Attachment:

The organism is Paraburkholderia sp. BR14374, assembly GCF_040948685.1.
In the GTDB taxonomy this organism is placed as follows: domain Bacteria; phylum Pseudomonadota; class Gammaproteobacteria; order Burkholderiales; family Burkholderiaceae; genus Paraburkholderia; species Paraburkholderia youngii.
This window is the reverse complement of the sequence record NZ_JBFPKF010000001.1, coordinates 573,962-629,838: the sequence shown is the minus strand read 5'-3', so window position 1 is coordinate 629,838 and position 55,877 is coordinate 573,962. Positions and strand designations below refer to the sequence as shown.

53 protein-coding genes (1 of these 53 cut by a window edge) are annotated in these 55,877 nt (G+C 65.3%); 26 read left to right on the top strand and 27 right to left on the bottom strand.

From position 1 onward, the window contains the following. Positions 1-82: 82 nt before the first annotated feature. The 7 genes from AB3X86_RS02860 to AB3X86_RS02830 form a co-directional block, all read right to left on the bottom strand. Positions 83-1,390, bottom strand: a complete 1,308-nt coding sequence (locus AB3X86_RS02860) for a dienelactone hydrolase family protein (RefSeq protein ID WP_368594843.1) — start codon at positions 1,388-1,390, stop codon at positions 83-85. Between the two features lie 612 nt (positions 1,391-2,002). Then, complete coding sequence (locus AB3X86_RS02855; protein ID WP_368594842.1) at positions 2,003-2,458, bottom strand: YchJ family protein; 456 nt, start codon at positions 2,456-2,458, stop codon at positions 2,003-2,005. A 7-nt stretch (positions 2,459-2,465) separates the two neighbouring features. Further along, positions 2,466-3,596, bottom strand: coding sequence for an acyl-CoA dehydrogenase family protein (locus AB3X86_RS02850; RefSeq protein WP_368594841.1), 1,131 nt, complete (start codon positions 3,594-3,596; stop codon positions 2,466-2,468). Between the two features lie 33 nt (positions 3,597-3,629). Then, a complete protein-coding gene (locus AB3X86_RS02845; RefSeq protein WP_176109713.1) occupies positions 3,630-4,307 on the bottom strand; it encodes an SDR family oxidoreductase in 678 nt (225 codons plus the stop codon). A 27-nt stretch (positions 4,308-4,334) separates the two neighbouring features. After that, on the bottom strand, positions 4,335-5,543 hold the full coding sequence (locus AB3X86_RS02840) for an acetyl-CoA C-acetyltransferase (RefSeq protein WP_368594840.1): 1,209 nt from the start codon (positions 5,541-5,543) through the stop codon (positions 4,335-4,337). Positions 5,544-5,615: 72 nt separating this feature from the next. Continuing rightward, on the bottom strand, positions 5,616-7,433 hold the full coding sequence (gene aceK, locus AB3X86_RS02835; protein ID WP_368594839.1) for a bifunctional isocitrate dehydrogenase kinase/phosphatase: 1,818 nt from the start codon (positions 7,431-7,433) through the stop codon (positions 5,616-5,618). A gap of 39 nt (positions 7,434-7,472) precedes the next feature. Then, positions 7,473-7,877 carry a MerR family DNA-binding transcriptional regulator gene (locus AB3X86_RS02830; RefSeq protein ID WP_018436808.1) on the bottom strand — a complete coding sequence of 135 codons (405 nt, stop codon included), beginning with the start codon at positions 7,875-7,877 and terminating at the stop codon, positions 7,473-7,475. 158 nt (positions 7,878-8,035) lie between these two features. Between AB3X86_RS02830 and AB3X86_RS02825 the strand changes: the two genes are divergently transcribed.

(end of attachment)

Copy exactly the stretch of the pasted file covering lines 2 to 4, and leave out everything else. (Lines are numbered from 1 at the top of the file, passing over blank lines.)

In the GTDB taxonomy this organism is placed as follows: domain Bacteria; phylum Pseudomonadota; class Gammaproteobacteria; order Burkholderiales; family Burkholderiaceae; genus Paraburkholderia; species Paraburkholderia youngii.
This window is the reverse complement of the sequence record NZ_JBFPKF010000001.1, coordinates 573,962-629,838: the sequence shown is the minus strand read 5'-3', so window position 1 is coordinate 629,838 and position 55,877 is coordinate 573,962. Positions and strand designations below refer to the sequence as shown.

53 protein-coding genes (1 of these 53 cut by a window edge) are annotated in these 55,877 nt (G+C 65.3%); 26 read left to right on the top strand and 27 right to left on the bottom strand.